- "prudent" fiscal management (which means funding social programs as minimally as possible and/or gutting/cutting more of them while ensuring more tax cuts for corporations with a few pennies thrown out to the masses ie. "middle class" just to keep them and the National Post editorial board happy/deluded. (The media Cons are also pushing private health care. Give it a rest already. You want private health care? Move to the states.)
- no shades of Kyoto (of course).

You know the drill. They're Conservatives. They're predictable. zzzzzzzzzzzz

Meanwhile, the Globe & Mail's inside source says there will be "no poison pill" ie. something for the opposition parties to use to bring the government down. And why would there be? Harper's obviously enjoying being the Dear Leader.

Sources said Tuesday night's speech will be divided into five themes: sovereignty, the economy, the federation, criminal justice and the environment.

"federation" - codeword for trying to smack Saskatchewan premier Calvert upside the head for his recently filed lawsuit against the feds for messing with their equalization promises (which Gary Lunn labeled as being "nuts"). Also handy for jabbing the BQ - those anti-federalists. And a little shot to Newfoundland/Labrador's premier Danny Williams whom I'm sure Harper et al would just love to gag considering he's got a mouth and he likes to use it - against them. Unruly Conservatives should be seen and not heard. That's Harper's 11th commandment.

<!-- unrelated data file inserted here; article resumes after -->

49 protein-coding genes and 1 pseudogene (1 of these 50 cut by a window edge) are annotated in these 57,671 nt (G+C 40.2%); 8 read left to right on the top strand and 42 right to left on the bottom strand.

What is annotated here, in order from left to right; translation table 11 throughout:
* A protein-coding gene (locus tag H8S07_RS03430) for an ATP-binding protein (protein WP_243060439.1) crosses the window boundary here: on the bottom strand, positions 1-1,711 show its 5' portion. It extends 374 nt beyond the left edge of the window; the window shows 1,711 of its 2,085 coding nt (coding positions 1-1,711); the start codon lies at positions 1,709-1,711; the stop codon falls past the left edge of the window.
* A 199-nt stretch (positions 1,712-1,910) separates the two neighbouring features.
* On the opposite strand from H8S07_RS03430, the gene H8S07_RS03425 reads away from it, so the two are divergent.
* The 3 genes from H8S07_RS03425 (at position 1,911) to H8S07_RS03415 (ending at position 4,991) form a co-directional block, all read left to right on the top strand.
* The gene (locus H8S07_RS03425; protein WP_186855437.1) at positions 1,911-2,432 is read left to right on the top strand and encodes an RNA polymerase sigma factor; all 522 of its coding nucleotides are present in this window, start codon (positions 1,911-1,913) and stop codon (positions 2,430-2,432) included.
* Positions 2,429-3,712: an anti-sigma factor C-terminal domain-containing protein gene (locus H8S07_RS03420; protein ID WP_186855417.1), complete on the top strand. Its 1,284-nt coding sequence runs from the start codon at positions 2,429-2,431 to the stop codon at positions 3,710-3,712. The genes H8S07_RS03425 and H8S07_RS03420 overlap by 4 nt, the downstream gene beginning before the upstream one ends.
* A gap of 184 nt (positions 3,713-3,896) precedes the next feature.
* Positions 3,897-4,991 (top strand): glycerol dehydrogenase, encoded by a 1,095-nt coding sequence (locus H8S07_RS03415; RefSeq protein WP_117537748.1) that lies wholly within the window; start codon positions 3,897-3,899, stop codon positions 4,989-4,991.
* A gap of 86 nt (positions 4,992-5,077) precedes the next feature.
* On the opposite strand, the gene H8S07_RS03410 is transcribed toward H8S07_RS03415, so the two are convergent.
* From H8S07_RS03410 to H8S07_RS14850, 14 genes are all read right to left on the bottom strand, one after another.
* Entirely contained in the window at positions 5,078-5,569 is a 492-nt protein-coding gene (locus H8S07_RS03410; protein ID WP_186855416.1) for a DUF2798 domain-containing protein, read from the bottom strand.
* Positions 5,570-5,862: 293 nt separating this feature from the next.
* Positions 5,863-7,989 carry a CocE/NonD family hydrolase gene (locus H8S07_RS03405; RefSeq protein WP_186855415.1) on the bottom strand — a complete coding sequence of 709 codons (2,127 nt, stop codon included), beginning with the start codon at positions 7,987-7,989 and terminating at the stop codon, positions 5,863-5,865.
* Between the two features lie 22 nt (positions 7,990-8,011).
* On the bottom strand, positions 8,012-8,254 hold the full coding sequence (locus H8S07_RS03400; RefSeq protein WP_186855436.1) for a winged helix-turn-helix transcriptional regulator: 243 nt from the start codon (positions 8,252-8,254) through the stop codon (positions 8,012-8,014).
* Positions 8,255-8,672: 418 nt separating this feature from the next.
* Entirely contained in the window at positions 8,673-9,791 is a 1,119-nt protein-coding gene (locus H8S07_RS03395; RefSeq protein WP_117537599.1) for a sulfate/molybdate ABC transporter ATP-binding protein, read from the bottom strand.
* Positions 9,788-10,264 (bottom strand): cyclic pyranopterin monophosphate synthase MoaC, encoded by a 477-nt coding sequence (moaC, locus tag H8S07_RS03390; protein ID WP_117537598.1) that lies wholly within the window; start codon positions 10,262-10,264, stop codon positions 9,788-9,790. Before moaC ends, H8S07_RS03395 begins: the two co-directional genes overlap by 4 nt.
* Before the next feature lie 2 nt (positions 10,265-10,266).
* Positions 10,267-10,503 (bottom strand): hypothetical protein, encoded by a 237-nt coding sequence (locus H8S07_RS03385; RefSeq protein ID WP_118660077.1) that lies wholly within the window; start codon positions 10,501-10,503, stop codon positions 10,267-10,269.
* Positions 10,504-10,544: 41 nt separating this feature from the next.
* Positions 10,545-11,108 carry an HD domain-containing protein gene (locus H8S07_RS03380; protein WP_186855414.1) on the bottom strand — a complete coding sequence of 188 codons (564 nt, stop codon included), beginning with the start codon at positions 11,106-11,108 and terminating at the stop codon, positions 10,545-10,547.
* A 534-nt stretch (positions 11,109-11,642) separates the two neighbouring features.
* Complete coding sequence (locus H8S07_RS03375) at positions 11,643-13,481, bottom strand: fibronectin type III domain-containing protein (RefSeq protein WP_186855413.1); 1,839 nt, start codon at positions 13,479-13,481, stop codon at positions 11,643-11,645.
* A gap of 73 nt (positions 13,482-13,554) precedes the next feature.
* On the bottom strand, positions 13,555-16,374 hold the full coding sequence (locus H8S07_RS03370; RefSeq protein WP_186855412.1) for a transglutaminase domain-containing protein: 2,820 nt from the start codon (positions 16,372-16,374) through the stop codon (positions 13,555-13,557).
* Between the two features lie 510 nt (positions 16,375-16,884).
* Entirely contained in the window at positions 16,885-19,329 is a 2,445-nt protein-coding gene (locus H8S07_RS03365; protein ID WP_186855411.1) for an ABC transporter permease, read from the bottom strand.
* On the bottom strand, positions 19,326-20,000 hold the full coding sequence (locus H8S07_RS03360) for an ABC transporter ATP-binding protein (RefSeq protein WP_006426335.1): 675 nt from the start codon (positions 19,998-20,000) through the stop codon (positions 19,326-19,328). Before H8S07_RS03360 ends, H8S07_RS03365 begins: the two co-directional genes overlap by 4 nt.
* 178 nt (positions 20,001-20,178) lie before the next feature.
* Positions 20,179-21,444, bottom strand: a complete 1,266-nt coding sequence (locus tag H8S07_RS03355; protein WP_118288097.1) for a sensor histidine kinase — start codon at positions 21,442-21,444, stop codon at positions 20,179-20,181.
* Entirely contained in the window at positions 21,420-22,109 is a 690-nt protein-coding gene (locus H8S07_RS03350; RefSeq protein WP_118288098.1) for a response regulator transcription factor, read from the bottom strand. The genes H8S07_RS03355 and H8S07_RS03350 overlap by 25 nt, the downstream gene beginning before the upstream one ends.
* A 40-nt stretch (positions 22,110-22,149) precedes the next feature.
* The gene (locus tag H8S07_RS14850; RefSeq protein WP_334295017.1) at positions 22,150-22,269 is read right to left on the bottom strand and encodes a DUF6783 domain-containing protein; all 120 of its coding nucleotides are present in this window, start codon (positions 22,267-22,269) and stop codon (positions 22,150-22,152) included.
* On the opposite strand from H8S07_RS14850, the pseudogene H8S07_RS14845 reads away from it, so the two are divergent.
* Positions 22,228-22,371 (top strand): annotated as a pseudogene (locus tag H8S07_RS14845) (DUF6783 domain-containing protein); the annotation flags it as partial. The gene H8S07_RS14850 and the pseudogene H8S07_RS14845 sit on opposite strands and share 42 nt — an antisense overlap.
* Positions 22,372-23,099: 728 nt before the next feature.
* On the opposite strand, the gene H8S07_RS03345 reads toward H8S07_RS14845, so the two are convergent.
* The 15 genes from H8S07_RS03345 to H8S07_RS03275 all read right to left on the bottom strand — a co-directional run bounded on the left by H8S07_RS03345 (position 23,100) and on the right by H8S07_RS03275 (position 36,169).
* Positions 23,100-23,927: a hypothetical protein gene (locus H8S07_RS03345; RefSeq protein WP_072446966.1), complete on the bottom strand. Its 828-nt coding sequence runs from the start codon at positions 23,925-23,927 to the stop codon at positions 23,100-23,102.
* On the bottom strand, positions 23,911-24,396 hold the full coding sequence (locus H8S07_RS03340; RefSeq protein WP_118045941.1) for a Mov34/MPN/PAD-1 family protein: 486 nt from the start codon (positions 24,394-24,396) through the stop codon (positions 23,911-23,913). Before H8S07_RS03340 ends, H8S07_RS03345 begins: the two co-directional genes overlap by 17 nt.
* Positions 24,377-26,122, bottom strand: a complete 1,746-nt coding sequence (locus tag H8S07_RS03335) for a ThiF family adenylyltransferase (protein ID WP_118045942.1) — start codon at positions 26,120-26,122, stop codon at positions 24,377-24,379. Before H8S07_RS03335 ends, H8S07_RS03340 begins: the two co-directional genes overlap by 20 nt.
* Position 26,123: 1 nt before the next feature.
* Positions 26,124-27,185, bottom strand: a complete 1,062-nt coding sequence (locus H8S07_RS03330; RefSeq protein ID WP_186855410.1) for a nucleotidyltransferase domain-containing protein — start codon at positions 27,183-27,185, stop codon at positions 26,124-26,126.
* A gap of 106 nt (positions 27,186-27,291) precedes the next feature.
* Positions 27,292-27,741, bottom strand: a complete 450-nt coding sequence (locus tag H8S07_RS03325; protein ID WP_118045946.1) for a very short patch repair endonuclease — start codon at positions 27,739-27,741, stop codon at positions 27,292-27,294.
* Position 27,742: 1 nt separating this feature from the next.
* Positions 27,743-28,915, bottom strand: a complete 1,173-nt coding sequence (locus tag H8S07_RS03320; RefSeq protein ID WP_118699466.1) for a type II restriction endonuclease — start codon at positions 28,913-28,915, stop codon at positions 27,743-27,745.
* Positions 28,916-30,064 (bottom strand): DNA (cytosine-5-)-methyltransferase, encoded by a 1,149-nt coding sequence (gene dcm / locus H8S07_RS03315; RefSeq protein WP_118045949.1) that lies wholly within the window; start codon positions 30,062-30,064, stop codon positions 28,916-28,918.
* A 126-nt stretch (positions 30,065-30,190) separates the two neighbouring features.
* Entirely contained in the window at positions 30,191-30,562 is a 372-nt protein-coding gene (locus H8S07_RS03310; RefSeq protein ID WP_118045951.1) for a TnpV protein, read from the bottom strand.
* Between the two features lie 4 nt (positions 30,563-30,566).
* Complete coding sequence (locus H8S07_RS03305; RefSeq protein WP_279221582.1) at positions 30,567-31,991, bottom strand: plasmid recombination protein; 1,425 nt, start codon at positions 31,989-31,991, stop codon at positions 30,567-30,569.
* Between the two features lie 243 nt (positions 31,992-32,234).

As for the possible backlash:

Speaking on background, several MPs said the notion of voting in favour of the Throne Speech has been ruled out. That leaves three options: voting against it in large numbers and defeating the government, voting against it in small numbers – with the rest abstaining – to avoid an election or abstaining en masse. The NDP is pressing Liberal MPs not to abstain, and some Liberals expressed strong discomfort with the idea Monday. Two MPs in relatively safe Liberal ridings said they would rather go the polls now than abstain.

In other words, nobody really knows what the hell is going to happen, but the Liberal party is in such disarray that it would be begging for major problems if its actions spurred an early election. At this point, it can't secure a majority and a re-election of a Conservative minority would just give Harper new moxy because he already believes that the opposition should just fall in line and shut up when it comes to his "mandate" (he loves that word - just like Bush).